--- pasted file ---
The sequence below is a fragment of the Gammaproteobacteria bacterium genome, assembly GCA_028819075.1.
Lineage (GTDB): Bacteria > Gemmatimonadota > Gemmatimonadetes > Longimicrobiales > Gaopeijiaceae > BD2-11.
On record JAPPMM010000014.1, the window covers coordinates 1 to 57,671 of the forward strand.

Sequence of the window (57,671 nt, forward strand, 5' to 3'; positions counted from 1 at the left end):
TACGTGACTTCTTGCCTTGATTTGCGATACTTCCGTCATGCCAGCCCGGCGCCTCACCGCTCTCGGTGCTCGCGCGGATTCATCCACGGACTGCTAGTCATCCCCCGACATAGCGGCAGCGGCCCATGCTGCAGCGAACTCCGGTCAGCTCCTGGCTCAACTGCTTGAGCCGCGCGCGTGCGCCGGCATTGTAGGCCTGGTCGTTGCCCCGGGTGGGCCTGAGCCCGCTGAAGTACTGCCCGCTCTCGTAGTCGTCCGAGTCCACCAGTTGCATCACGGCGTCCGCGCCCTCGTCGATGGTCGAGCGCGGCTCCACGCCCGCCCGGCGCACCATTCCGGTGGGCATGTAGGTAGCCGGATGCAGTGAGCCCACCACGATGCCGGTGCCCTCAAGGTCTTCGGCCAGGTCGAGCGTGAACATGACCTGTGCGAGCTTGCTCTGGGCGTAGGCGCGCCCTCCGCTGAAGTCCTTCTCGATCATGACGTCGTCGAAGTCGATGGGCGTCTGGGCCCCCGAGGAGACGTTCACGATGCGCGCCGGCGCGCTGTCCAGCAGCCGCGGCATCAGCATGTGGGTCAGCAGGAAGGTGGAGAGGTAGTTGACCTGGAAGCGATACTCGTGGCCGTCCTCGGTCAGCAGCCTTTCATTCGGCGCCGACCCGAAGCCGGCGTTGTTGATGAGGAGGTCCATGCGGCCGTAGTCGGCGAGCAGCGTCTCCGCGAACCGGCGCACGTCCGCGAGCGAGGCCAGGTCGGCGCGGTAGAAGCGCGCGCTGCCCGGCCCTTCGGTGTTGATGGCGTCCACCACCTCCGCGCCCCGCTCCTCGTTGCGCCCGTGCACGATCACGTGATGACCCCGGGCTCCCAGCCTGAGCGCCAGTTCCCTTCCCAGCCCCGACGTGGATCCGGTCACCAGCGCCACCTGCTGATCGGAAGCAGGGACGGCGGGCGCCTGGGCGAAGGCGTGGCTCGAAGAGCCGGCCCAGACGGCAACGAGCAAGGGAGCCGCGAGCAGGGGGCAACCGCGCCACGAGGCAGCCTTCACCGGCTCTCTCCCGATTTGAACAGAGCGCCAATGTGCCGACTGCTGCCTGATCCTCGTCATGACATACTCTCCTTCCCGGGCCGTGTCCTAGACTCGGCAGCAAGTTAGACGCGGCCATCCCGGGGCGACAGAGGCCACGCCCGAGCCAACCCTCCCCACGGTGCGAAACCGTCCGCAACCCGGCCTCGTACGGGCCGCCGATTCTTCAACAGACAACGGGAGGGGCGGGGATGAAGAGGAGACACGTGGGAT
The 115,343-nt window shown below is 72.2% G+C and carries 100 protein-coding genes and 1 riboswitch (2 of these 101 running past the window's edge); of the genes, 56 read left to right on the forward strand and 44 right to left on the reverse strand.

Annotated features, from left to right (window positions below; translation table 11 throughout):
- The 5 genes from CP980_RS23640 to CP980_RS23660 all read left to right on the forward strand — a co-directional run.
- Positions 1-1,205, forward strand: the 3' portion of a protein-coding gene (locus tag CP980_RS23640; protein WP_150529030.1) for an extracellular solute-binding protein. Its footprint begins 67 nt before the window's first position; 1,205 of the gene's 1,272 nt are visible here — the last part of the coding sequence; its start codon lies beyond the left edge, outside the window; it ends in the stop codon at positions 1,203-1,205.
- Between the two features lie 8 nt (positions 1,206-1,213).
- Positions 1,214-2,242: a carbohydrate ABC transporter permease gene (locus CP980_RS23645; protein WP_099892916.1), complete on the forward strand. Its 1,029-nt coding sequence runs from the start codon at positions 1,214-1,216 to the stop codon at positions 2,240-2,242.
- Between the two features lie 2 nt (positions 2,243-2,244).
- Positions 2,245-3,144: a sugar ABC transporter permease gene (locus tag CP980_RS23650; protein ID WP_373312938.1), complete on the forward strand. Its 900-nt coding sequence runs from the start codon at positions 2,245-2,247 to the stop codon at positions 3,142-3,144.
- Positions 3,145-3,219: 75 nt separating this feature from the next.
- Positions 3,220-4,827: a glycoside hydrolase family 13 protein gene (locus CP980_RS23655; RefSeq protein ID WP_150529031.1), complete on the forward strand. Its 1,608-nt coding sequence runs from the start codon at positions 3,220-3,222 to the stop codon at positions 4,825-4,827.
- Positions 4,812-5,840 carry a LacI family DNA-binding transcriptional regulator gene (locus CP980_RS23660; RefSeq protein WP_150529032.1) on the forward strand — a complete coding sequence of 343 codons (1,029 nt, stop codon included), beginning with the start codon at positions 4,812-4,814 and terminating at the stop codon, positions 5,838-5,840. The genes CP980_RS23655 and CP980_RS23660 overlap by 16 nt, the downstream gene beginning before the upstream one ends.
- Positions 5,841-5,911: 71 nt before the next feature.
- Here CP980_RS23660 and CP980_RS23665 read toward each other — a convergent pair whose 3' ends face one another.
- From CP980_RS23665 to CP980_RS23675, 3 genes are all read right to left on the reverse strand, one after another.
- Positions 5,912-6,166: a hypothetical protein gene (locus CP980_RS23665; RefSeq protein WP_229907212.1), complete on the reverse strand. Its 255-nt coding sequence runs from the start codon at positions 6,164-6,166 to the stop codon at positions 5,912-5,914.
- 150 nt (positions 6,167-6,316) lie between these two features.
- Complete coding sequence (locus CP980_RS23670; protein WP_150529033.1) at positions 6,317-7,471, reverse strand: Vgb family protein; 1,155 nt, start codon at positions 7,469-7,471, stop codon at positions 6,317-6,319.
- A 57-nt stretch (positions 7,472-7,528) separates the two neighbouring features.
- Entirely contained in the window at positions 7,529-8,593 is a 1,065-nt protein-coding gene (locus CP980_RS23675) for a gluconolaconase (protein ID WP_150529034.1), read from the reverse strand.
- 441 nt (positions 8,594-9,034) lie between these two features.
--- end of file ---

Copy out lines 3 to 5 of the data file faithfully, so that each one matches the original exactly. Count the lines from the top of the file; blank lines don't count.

On record JAPPMM010000014.1, the window covers coordinates 1 to 57,671 of the forward strand.

Sequence of the window (57,671 nt, forward strand, 5' to 3'; positions counted from 1 at the left end):
TACGTGACTTCTTGCCTTGATTTGCGATACTTCCGTCATGCCAGCCCGGCGCCTCACCGCTCTCGGTGCTCGCGCGGATTCATCCACGGACTGCTAGTCATCCCCCGACATAGCGGCAGCGGCCCATGCTGCAGCGAACTCCGGTCAGCTCCTGGCTCAACTGCTTGAGCCGCGCGCGTGCGCCGGCATTGTAGGCCTGGTCGTTGCCCCGGGTGGGCCTGAGCCCGCTGAAGTACTGCCCGCTCTCGTAGTCGTCCGAGTCCACCAGTTGCATCACGGCGTCCGCGCCCTCGTCGATGGTCGAGCGCGGCTCCACGCCCGCCCGGCGCACCATTCCGGTGGGCATGTAGGTAGCCGGATGCAGTGAGCCCACCACGATGCCGGTGCCCTCAAGGTCTTCGGCCAGGTCGAGCGTGAACATGACCTGTGCGAGCTTGCTCTGGGCGTAGGCGCGCCCTCCGCTGAAGTCCTTCTCGATCATGACGTCGTCGAAGTCGATGGGCGTCTGGGCCCCCGAGGAGACGTTCACGATGCGCGCCGGCGCGCTGTCCAGCAGCCGCGGCATCAGCATGTGGGTCAGCAGGAAGGTGGAGAGGTAGTTGACCTGGAAGCGATACTCGTGGCCGTCCTCGGTCAGCAGCCTTTCATTCGGCGCCGACCCGAAGCCGGCGTTGTTGATGAGGAGGTCCATGCGGCCGTAGTCGGCGAGCAGCGTCTCCGCGAACCGGCGCACGTCCGCGAGCGAGGCCAGGTCGGCGCGGTAGAAGCGCGCGCTGCCCGGCCCTTCGGTGTTGATGGCGTCCACCACCTCCGCGCCCCGCTCCTCGTTGCGCCCGTGCACGATCACGTGATGACCCCGGGCTCCCAGCCTGAGCGCCAGTTCCCTTCCCAGCCCCGACGTGGATCCGGTCACCAGCGCCACCTGCTGATCGGAAGCAGGGACGGCGGGCGCCTGGGCGAAGGCGTGGCTCGAAGAGCCGGCCCAGACGGCAACGAGCAAGGGAGCCGCGAGCAGGGGGCAACCGCGCCACGAGGCAGCCTTCACCGGCTCTCTCCCGATTTGAACAGAGCGCCAATGTGCCGACTGCTGCCTGATCCTCGTCATGACATACTCTCCTTCCCGGGCCGTGTCCTAGACTCGGCAGCAAGTTAGACGCGGCCATCCCGGGGCGACAGAGGCCACGCCCGAGCCAACCCTCCCCACGGTGCGAAACCGTCCGCAACCCGGCCTCGTACGGGCCGCCGATTCTTCAACAGACAACGGGAGGGGCGGGGATGAAGAGGAGACACGTGGGAT